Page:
All my life, I had work, never a day without work, worked all the overtime I could getand still could not survive financially. I began to see there’s something wrong with thiscountry. I worked my butt off and just never seemed to break even. I had some realgreat ideas about this nation. They say to abide by the law, go to church, do right and livefor the Lord, and everything’ll work out. But it didn’t work out. It just kept getting worseand worse...Tryin to come out of that hole, I just couldn’t do it. I really began to get bitter. I didn’tknow who to blame. I tried to find somebody. Hatin America is hard to do because youcan’t see it to hate it. You gotta have somethin to look at to hate. The natural person forme to hate would be Black people, because my father before me was a member of theKlan...So I began to admire the Klan... To be part of somethin. ... The first night I wentwith the fellas . . . I was led into a large meeting room, and this was the time of my life!It was thrilling. Here’s a guy who’s worked all his life and struggled all his life to besomething, and here’s the moment to be something. I will never forget it. Four robedKlansmen led me into the hall. The lights were dim and the only thing you could see wasan illuminated cross... After I had taken my oath, there was loud applause goin through-out the buildin, musta been at least 400 people. For this one little ol person. It was athrilling moment for C. P. Ellis...The majority of [the Klansmen] are low-income Whites, people who really don’thave a part in something. They have been shut out as well as Blacks. Some are not verywell educated either. Just like myself. We had a lot of support from doctors and lawyersand police officers.Maybe they’ve had bitter experiences in this life and they had to hate somebody. Sothe natural person to hate would be the Black person. He’s beginnin to come up, he’sbeginnin to . . . start votin and run for political office. Here are White people who aresupposed to be superior to them, and we’re shut out... Shut out. Deep down inside, wewant to be part of this great society. Nobody listens, so we join these groups...We would go to the city council meetings and the Blacks would be there and we’dbe there. It was a confrontation every time... We began to make some inroads with thecity councilmen and county commissioners. They began to call us friend. Call us at nighton the telephone: “C. P., glad you came to that meeting last night.” They didn’t wantintegration either, but they did it secretively, in order to get elected. They couldn’t standup openly and say it, but they were glad somebody was sayin it. We visited some of thecity leaders in their homes and talked to em privately. It wasn’t long before councilmenwould call me up: “The Blacks are comin up tonight and makin outrageous demands.How about some of you people showin up and have a little balance?”...We’d load up our cars and we’d fill up half the council chambers, and the Blacks theother half. During these times, I carried weapons to the meetings, outside my belt. We’dgo there armed. We would wind up just hollerin and fussin at each other. What hap-pened? As a result of our fightin one another, the city council still had their way. Theydidn’t want to give up control to the Blacks nor the Klan. They were usin us.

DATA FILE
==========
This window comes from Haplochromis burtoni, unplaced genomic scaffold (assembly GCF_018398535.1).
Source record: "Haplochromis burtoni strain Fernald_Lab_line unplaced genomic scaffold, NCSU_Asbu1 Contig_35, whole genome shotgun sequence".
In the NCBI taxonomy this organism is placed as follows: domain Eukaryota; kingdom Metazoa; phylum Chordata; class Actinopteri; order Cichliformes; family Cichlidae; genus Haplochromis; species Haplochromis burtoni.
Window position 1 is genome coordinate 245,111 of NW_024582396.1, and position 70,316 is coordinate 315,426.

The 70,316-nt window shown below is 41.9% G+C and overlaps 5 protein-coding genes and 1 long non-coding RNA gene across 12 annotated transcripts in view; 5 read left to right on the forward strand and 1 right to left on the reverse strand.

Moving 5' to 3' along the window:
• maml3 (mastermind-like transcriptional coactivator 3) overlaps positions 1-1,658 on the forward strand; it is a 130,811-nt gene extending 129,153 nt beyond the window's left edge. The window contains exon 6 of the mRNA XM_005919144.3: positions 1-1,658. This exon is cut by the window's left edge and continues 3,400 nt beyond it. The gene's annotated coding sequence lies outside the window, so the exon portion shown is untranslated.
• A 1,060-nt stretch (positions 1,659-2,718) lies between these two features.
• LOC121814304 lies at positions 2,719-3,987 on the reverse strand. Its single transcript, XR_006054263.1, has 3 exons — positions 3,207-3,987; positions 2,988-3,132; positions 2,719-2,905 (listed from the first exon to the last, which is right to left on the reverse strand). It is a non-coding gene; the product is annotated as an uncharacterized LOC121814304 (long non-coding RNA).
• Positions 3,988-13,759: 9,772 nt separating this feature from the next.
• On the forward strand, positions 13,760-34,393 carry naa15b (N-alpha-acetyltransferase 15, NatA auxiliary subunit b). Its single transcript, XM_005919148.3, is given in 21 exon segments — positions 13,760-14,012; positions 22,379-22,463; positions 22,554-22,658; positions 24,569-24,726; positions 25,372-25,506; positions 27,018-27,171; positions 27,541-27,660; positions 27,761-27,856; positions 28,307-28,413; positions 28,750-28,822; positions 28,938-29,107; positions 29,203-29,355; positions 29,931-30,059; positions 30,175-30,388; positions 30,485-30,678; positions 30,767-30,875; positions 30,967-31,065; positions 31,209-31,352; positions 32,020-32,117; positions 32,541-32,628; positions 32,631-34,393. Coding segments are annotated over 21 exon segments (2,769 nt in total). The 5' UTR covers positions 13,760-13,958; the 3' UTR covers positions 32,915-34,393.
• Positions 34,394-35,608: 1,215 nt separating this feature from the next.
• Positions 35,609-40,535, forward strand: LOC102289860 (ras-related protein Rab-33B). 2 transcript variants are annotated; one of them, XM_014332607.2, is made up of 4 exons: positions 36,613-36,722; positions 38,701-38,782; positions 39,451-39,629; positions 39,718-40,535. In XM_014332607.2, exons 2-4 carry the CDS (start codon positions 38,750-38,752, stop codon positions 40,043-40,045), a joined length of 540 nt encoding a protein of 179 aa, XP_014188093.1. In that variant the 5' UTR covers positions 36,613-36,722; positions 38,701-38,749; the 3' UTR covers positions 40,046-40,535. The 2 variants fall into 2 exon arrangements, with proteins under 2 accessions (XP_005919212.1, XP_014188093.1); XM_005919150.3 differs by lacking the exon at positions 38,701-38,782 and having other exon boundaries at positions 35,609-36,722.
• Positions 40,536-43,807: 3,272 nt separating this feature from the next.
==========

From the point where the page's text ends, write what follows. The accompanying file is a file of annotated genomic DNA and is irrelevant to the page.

I began to realize this later down the road. One day I was walkin downtown and acertain city council member saw me comin. I expected him to shake my hand because hewas talkin to me at night on the telephone. I had been in his home and visited with him. Hecrossed the street [to avoid me]... I began to think, somethin’s wrong here. Most of emare merchants or maybe an attorney, an insurance agent, people like that. As long as theykept low-income Whites and low-income Blacks fightin, they’re gonna maintain control. Ibegan to get that feelin after I was ignored in public. I thought: . . . you’re not gonna useme any more. That’s when I began to do some real serious thinkin.The same thing is happening in this country today. People are being used by those incontrol, those who have all the wealth. I’m not espousing communism. We got the greatestsystem of government in the world. But those who have it simply don’t want those whodon’t have it to have any part of it. Black and White. When it comes to money, the green,the other colors make no difference.I spent a lot of sleepless nights. I still didn’t like Blacks. I didn’t want to associate withthem. Blacks, Jews, or Catholics. My father said: “Don’t have anything to do with em.” Ididn’t until I met a Black person and talked with him, eyeball to eyeball, and met a Jewishperson and talked to him, eyeball to eyeball. I found they’re people just like me. Theycried, they cussed, they prayed, they had desires. Just like myself. Thank God, I got to thepoint where I can look past labels. But at that time, my mind was closed.I remember one Monday night Klan meeting. I said something was wrong. Our cityfathers were using us. And I didn’t like to be used. The reactions of the others was not toopleasant: “Let’s just keep fightin them niggers.”I’d go home at night and I’d have to wrestle with myself. I’d look at a Black personwalkin down the street, and the guy’d have ragged shoes or his clothes would be worn.That began to do something to me inside. I went through this for about six months. I felt Ijust had to get out of the Klan. But I wouldn’t get out...[Ellis was invited, as a Klansman, to join a committee of people from all walks of lifeto make recommendations on how to solve racial problems in the school system. He veryreluctantly accepted. After a few stormy meetings, he was elected co-chair of the com-mittee, along with Ann Atwater, a Black woman who for years had been leading localefforts for civil rights.]A Klansman and a militant Black woman, co-chairmen of the school committee. Itwas impossible. How could I work with her? But it was in our hands. We had to make it asuccess. This gave me another sense of belongin, a sense of pride. This helped theinferiority feeling I had. A man who has stood up publicly and said he despised Blackpeople, all of a sudden he was willin to work with em. Here’s a chance for a low-incomeWhite man to be somethin. In spite of all my hatred for Blacks and Jews and liberals, Iaccepted the job. Her and I began to reluctantly work together. She had as many problemsworkin with me as I had workin with her.One night, I called her: “Ann, you and I should have a lot of differences and we gotem now. But there’s somethin laid out here before us, and if it’s gonna be a success, youand I are gonna have to make it one. Can we lay aside some of these feelins?” She said:“I’m willing if you are.” I said: “Let’s do it.”My old friends would call me at night: “C. P., what the hell is wrong with you? You’resellin out the White race.” This begin to make me have guilt feeling Am I doin right? Am Idoin wrong? Here I am all of a sudden makin an about-face and tryin to deal with myfeelins, my heart. My mind was beginnin to open up. I was beginnin to see what was rightand what was wrong. I don’t want the kids to fight forever...One day, Ann and I went back to the school and we sat down. We began to talk andjust reflect... I begin to see, here we are, two people from the far ends of the fence, havin identical problems, except hers bein Black and me bein White... The amazing thing aboutit, her and I, up to that point, has cussed each other, bawled each other, we hated eachother. Up to that point, we didn’t know each other. We didn’t know we had things incommon...The whole world was openin up, and I was learning new truths that I had neverlearned before. I was beginning to look at a Black person, shake hands with him, and seehim as a human bein. I hadn’t got rid of all this stuff. I’ve still got a little bit of it. Butsomethin was happenin to me...I come to work one morning and some guys says: “We need a UNI0N.” At this time Iwasn’t pro-UNI0N. My daddy was antilabor too. We’re not gettin paid much, we’re havinto work seven days in a row. We’re all starvin to death... I didn’t know nothin aboutorganizin UNI0Ns, but I knew how to organize people, stir people up. That’s how I got tobe business agent for the UNI0N.When I began to organize, I began to see far deeper. I begin to see people again beinused. Blacks against Whites... There are two things management wants to keep: all themoney and all the say-so. They don’t want none of these poorworkin folks to have noneof that. I begin to see management fightin me with everythin they had. Hire antiUNI0N lawfirms, badmouth UNI0Ns. The people were makin $1.95 an hour, barely able to get throughweekends...It makes you feel good to go into a plant and ... see Black people and White peoplejoin hands and defeat the racist issues [UNI0N-busters] use against people...I tell people there’s a tremendous possibility in this country to stop wars, the battles,the struggles, the fights between people. People say: “That’s an impossible dream. Yousound like Martin Luther King.” An ex-Klansman who sounds like Martin Luther King. Idon’t think it’s an impossible dream. It’s happened in my life. It’s happened in otherpeople’s lives in America...When the news came over the radio that Martin Luther King was assassinated, I goton the telephone and begin to call other Klansmen... We just had a real party... Reallyrejoicin cause the son of a bitch was dead. Our troubles are over with. They say theolder you get, the harder it is for you to change. That’s not necessarily true. Since Ichanged, I’ve set down and listened to tapes of Martin Luther King. I listen to it andtears come to my eyes cause I know what he’s sayin now. I know what’s happenin.